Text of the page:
David Krejci. (Getty Images)
The Czechs’ best days are behind them and their modern roster relies on too many stars from an era gone by, but an easy preliminary round draw means they could do some damage if they get hot at the right time.
The glory days of gold in 1998 are far away for the Czechs. They might challenge for a bronze medal and win it as they did in 2006, but could also finish seventh as they did in 2010.
To do any damage in Sochi, they need their group of skilled forwards to inflict it. Greybeards Jaromir Jagr and Patrik Elias are on the downsides of their careers and there aren’t enough talented youngsters – like Jakub Voracek – to replace them. They’ll lean on Boston Bruins center David Krejci, Montreal Canadiens pivot Tomas Plekanec and Ottawa Senators left winger Milan Michalek for point production. It’s curious, to say the least, that they turned to 42-year-old Petr Nedved while Radim Vrbata and Jiri Hudler didn’t make the team.
The ‘D’ lacks the ability to intimidate, except for Tampa Bay bruiser Radko Gudas, but in Zbynek Michalek and Ladislav Smid, they’ll have some canny veterans on which to rely.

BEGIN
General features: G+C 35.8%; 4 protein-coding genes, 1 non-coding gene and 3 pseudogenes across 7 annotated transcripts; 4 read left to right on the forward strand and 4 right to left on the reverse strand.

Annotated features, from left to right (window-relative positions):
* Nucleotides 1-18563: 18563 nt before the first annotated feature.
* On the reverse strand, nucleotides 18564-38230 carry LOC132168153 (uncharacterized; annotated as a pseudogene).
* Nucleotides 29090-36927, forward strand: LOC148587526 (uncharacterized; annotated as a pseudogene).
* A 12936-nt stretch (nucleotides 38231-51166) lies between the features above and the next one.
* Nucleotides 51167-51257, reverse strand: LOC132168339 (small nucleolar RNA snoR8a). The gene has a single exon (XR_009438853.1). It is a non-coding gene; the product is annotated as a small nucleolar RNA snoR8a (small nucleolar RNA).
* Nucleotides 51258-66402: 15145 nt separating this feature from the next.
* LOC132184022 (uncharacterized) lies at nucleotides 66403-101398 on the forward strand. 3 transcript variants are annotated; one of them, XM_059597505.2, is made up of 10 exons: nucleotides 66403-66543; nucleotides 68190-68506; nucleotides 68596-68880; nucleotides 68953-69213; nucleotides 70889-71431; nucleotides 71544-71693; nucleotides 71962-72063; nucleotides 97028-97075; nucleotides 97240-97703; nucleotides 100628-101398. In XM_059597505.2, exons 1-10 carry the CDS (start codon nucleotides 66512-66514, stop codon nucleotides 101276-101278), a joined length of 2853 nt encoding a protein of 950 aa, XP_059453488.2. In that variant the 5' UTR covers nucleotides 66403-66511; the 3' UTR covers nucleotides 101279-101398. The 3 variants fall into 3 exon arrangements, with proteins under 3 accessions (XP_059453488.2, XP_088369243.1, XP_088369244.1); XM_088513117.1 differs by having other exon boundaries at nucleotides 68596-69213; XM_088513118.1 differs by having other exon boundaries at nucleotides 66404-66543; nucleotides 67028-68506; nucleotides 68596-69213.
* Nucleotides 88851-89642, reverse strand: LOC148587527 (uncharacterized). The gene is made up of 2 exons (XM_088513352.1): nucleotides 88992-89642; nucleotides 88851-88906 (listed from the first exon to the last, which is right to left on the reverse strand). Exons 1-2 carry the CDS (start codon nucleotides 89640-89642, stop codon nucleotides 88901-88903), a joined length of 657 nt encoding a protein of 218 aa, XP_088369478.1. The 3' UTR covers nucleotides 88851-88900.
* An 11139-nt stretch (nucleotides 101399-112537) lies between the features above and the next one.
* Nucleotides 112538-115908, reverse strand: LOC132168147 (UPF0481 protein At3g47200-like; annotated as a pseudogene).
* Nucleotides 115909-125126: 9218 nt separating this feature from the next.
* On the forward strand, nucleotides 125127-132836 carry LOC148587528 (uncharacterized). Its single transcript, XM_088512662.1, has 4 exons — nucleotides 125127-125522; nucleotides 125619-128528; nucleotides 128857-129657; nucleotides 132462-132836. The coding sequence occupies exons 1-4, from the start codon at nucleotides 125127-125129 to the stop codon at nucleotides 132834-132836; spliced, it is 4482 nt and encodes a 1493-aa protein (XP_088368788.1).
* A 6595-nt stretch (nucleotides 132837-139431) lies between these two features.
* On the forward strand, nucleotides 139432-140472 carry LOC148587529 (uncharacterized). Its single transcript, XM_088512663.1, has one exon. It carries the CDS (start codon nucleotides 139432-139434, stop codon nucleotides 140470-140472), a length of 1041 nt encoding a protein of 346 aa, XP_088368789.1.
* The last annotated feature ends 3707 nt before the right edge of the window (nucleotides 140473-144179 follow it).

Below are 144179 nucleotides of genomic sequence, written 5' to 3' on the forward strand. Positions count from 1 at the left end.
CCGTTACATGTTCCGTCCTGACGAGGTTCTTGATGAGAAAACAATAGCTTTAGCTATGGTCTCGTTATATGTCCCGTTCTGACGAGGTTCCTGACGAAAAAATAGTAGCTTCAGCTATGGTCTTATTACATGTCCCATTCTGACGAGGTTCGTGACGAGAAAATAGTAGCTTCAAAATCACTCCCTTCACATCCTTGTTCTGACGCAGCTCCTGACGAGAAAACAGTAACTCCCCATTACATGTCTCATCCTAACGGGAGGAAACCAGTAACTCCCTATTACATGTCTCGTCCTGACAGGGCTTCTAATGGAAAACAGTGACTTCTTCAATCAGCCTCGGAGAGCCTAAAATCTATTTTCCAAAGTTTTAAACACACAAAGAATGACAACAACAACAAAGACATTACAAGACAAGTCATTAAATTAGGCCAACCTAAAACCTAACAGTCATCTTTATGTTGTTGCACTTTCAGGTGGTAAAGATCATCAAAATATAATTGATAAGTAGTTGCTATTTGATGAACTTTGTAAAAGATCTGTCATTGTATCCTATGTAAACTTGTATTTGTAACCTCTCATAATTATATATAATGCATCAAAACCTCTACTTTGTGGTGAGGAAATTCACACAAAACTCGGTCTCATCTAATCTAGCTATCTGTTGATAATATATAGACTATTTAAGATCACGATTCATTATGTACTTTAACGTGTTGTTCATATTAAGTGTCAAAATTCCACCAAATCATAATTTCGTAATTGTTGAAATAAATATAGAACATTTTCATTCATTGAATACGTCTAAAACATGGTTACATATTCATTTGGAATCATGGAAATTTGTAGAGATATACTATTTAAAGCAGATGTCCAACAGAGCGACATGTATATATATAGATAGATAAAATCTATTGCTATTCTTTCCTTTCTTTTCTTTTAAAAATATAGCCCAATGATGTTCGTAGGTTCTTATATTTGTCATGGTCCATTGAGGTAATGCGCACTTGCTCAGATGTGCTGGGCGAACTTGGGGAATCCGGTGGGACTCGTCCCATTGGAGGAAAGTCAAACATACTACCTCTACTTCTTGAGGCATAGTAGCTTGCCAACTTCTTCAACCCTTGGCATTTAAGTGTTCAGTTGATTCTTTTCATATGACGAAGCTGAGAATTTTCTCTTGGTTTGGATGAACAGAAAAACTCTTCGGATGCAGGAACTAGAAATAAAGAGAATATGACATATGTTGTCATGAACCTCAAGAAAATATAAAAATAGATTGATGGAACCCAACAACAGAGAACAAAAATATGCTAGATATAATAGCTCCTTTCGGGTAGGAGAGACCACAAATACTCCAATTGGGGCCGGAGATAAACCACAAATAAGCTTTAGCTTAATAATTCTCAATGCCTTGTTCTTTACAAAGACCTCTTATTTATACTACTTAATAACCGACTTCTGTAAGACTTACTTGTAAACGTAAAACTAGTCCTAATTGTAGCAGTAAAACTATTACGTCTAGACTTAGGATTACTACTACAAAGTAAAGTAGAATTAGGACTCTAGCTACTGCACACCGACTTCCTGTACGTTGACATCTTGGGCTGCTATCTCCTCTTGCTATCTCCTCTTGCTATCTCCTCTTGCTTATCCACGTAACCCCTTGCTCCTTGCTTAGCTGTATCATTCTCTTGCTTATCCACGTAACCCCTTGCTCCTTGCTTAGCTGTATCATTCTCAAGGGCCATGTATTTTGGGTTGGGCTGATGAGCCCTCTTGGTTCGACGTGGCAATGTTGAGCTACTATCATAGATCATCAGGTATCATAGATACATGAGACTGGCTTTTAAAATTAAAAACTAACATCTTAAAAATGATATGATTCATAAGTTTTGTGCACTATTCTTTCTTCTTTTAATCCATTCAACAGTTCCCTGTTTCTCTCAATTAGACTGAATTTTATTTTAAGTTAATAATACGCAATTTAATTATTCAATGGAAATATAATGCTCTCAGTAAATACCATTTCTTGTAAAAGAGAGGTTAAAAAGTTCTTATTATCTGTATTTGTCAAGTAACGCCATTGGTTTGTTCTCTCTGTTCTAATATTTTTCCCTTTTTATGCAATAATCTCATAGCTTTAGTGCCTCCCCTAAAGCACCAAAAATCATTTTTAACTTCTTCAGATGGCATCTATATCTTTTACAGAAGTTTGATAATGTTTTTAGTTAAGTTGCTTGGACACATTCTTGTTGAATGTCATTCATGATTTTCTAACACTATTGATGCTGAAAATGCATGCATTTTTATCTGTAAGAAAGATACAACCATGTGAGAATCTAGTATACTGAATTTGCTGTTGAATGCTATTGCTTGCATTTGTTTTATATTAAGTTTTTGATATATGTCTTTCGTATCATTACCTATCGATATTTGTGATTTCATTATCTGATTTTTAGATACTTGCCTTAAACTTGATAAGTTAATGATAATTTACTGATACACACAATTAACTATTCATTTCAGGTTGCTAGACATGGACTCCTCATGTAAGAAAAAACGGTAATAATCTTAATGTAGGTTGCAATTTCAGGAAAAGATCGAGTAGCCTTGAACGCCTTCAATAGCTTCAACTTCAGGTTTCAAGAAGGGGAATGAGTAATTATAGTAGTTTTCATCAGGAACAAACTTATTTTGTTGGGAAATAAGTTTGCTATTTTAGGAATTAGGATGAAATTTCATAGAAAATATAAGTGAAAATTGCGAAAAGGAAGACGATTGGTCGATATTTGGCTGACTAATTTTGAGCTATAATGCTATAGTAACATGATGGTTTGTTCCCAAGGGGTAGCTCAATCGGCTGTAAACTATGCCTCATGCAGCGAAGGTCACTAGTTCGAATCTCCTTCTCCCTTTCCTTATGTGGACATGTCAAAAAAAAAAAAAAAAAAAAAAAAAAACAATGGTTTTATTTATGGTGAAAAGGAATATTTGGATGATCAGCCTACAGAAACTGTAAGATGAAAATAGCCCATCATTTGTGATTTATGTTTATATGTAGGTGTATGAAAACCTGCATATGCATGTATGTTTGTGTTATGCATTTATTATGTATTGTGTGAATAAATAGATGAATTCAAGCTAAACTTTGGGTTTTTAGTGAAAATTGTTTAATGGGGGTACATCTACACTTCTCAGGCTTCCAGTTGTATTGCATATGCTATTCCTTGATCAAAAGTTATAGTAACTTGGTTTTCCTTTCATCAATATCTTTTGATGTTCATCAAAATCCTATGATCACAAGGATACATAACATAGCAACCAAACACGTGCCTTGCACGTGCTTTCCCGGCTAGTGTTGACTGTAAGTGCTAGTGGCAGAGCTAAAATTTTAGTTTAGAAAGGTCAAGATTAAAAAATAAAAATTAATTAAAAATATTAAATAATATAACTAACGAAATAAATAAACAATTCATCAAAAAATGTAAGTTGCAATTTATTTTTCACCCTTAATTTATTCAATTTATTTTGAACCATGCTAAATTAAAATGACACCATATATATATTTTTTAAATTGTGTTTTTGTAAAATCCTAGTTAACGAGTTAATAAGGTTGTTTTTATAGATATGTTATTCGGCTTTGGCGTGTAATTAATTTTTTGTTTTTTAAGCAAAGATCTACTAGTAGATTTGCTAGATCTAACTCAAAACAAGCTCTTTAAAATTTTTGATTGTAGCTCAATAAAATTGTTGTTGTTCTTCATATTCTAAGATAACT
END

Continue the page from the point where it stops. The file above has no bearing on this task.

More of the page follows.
In goal, Ondrej Pavelec is the probable starter, especially since Michal Neuvirth was bypassed. Pavelec can get hot for stretches. If he struggles, the Czechs will turn to Jakub Kovar or Alexander Salak.
The Czechs tend to play down to their lesser opponents. At the 2010 Vancouver Games, they were nearly eliminated by Latvia in the qualification round after allowing two third-period goals and narrowly averted a crushing defeat thanks to an overtime goal from Krejci. If they remain unable to clamp down on the opposition after earning themselves a lead, their stay in Sochi will be short.
The Czechs received a favorable draw for the preliminary round in Sochi. They’re in Group C along with Sweden, Latvia and Switzerland. They don’t have an abundance of depth and aren’t led by an otherworldly talent such as Sidney Crosby or Alex Ovechkin, but the Czechs can surprise. However, don’t be surprised if they don’t surprise anyone.
THN PREDICTION: 6th
WHAT HAPPENED IN VANCOUVER 2010
The Czechs played well through a tough preliminary round draw, recording wins against Slovakia and Latvia and losing to top-ranked Russia. After they gave up a 2-0 lead against the Latvians and scored in OT to win their qualification playoff, they faced Finland in the quarters. They were stonewalled by Miikka Kiprusoff, who blocked 31 shots for the shutout. Niklas Hagman scored the winner with less than seven minutes left.